These feelings arise from deep sources. The Japanese feel a “sense of dark awe” or a feeling of “veneration” towards the forest, Miyazaki states, and he describes his own emotions in this light: “The deep forest is connected in some way to the darkness deep in my heart. I feel that if it is erased, then the darkness inside my heart would also disappear, and my existence would grow shallow.” This is not how a “modern person” feels, he admits, rather it is something “I inherited from far, far in the past.”
Yet for many Japanese people, there’s no longer much connection with the natural world. The primeval broadleaf evergreen forests that once covered the island have been largely replaced by cultivated rural and built-up metropolitan landscapes. Hence the “desperate” need for an animated forest spirit to help people rediscover their connections with nature.
Parallels with Shinto
Shinto is the indigenous, animistic, spiritual tradition of Japan. Unlike Buddhism, Confucianism, or Christianity, Shinto is not an organized religion: there is no founder of Shinto, no official sacred text, and no centralized religious bureaucracy. Yet almost 80% of the population practices Shinto in one form or another, typically through worship and festivals at local shrines, of which there are approximately 80,000 in the country.
The shrines are sacred spaces that house or act as conduits for the kami, a term which is translated variously as “gods,” “spirits,” or “energy” and which can refer to any natural phenomenon that inspires a sense of wonder or awe in the beholder. As explained by Sokyo Ono, professor of Kokugakuin University and an expert on Shinto, shrines are located near “some special tree, grove, rock, cave, mountain, river, or the seashore,” and in rural communities, it may be the case that “shrines are so completely concealed in dense groves or forests that only the local residents are aware of their existence.”
Professor Ono describes the sense of awe or wonder associated with Shinto shrines: “There is a tingle of excitement, a thrill of joy as one enters into a grove which surrounds a shrine.” He elaborates:
Shrine worship is closely associated with a keen sense of the beautiful,— a mystic sense of nature which plays an important part in leading the mind of man from the mundane to the higher and deeper world of the divine…No amount of artificial beauty is an adequate substitute for the beauty of nature.
Sokyo Ono, Shinto the Kami Way
Motohisa Yamakage, a Shinto grand master, make a similar point about the connection between beauty, mysticism, and nature, and he echoes Ono’s and Miyazaki’s concerns about the artificial quality of modern life:
Shinto originally arose from a sense of gratitude and awe toward great nature. Our ancestors loved nature, from animals and plants to mountains and rivers. This love of nature is intrinsic to the Japanese character, influencing our art forms as well as our spiritual practices, even in a modern, urbanized nation where millions of people have little apparent contact with nature.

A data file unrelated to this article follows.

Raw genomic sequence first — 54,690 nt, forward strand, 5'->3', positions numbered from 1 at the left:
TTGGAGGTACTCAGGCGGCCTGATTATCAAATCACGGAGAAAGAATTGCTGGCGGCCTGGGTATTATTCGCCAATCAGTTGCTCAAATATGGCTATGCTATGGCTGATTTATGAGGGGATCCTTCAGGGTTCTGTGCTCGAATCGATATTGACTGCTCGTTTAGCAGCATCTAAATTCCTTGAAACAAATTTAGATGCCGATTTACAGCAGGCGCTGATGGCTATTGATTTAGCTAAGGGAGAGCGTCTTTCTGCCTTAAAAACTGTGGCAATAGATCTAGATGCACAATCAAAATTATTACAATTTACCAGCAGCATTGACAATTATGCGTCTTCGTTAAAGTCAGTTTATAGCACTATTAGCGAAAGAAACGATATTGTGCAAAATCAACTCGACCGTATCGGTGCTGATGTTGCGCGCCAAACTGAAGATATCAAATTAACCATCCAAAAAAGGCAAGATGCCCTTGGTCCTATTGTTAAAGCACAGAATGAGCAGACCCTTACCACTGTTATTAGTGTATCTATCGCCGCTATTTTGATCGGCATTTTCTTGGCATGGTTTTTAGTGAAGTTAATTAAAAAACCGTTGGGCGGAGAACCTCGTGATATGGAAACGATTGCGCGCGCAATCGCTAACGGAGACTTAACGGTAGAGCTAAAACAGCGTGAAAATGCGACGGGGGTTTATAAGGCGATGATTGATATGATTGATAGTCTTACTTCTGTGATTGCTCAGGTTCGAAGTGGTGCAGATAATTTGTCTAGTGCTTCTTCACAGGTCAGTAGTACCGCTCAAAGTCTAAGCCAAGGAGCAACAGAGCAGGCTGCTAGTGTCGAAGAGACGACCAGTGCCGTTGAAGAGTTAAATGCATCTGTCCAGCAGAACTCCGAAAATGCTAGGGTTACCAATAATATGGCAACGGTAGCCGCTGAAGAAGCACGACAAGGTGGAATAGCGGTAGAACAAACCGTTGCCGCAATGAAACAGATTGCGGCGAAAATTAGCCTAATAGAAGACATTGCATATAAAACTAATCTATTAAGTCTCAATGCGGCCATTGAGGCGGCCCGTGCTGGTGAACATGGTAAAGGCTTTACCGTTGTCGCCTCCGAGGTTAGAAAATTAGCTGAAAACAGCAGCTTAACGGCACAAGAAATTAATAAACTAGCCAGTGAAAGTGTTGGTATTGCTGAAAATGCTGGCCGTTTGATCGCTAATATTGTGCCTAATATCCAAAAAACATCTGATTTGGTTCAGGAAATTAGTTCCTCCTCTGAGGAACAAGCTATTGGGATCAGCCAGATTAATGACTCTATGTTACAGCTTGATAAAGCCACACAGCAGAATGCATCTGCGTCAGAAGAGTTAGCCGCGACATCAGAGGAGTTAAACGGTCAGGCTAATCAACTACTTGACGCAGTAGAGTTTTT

Motohisa Yamakage, The Essence of Shinto: Japan’s Spiritual Heart
Miyazaki’s love of the forests is completely consistent with Shinto, in which tree worship is a common activity, according to professor Ono. Yamakage explains, “For more than three thousand years, the Japanese have believed that Kami, the powers of the spiritual dimension, can make contact with human beings through trees.” The giant camphor tree in My Neighbor Totoro is identified as a Shinto shrine by the plaited straw cord (shinemawa) that encircles the trunk and by the wooden gate (torii) at the base of the path. Thus you could interpret Totoro as a modern interpretation of kami, designed for an audience that has a greater connection with cinematographic media than with the natural world.
In interviews, Miyazaki avoids mentioning Shinto by name, perhaps because he doesn’t want to get entangled in religious debates. But he admits “I do like animism. I can understand the idea of ascribing character to stones or wind.”
Which is a fair comment from a master animator, who breathes life into still images, creating stories and characters, like the Totoro, that may help people rediscover lost connections.
Having announced his retirement from the film industry, Miyazaki is currently working on a project to create a 10,000 square-meter forested nature preserve to be called “The Forest Where the Wind Returns,” which is designed to encourage children to experience and explore the natural world.